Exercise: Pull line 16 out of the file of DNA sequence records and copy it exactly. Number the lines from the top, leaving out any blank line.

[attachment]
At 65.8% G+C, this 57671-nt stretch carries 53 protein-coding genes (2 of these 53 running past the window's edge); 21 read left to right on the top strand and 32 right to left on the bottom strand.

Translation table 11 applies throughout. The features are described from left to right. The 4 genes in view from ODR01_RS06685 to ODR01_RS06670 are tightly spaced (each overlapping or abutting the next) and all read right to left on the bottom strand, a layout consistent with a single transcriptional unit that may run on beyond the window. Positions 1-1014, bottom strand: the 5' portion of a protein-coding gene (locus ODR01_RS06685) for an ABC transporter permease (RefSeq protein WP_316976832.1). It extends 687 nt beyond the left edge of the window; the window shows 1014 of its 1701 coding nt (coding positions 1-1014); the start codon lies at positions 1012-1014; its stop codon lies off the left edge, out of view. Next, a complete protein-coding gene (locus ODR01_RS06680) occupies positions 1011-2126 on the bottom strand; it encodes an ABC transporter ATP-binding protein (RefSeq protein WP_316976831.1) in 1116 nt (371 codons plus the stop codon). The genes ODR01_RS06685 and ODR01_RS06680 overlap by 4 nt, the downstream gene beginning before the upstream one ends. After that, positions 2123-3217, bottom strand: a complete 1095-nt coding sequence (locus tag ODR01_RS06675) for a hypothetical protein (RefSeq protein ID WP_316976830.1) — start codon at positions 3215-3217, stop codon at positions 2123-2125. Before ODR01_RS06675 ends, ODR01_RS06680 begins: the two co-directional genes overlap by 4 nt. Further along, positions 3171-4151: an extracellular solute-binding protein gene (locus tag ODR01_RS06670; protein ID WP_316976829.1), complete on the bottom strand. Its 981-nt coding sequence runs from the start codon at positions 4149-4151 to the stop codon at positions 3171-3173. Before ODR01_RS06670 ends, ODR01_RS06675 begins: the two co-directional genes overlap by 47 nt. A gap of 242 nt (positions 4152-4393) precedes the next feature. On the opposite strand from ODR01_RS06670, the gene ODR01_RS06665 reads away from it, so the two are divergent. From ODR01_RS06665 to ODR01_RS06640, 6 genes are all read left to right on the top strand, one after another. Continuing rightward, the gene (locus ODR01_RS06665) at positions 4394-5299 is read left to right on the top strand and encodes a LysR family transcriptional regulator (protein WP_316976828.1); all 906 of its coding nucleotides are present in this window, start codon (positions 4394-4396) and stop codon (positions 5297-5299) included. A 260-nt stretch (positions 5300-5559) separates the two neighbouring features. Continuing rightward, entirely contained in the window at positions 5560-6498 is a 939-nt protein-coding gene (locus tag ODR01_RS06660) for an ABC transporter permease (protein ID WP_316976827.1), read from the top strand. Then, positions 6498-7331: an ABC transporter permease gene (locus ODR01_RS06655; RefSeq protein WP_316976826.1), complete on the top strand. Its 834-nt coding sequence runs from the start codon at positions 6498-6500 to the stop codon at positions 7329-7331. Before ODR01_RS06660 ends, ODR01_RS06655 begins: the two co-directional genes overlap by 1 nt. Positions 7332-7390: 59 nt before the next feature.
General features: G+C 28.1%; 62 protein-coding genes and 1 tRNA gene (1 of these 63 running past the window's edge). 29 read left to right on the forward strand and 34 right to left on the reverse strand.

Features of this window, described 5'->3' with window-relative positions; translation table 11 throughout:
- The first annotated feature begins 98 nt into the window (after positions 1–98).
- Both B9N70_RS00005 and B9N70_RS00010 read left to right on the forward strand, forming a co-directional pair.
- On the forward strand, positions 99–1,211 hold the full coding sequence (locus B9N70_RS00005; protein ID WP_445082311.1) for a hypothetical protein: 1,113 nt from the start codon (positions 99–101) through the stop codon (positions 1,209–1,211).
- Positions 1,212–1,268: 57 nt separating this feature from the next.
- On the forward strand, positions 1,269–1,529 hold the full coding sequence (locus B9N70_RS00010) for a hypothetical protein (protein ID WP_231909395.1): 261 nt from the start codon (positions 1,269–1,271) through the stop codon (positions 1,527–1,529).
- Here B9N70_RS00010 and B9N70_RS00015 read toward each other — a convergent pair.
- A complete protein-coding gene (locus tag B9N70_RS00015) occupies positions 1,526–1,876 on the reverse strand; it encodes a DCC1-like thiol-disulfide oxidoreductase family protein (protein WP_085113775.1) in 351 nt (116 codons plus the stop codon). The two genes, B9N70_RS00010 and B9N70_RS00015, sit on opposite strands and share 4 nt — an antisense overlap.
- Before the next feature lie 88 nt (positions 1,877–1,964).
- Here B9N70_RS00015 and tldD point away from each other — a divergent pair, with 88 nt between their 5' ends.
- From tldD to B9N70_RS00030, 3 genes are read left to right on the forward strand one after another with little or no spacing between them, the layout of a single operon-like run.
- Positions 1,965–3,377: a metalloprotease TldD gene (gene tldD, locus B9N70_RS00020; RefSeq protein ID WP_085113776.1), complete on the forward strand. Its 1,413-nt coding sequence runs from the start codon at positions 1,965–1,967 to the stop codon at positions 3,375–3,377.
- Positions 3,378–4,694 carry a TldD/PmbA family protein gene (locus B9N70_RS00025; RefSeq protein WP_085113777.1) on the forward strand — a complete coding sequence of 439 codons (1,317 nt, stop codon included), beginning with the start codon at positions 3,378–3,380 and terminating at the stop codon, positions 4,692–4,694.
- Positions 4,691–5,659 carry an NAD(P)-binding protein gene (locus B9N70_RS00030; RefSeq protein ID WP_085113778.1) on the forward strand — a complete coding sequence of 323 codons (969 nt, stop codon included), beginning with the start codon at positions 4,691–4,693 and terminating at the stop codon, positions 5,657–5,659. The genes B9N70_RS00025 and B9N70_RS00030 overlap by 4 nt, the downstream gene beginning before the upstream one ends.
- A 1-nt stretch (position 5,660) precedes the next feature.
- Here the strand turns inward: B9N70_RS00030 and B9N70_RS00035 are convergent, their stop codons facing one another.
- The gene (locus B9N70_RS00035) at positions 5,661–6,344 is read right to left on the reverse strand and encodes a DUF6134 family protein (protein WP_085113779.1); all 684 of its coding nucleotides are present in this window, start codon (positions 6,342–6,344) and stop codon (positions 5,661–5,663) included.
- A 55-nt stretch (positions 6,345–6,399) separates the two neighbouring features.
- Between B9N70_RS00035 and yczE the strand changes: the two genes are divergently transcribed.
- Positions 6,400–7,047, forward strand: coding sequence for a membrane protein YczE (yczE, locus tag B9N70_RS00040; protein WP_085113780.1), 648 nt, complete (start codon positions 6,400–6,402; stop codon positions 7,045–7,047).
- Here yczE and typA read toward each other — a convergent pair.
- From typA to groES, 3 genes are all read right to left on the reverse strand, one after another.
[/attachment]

- Positions 3,378–4,694 carry a TldD/PmbA family protein gene (locus B9N70_RS00025; RefSeq protein WP_085113777.1) on the forward strand — a complete coding sequence of 439 codons (1,317 nt, stop codon included), beginning with the start codon at positions 3,378–3,380 and terminating at the stop codon, positions 4,692–4,694.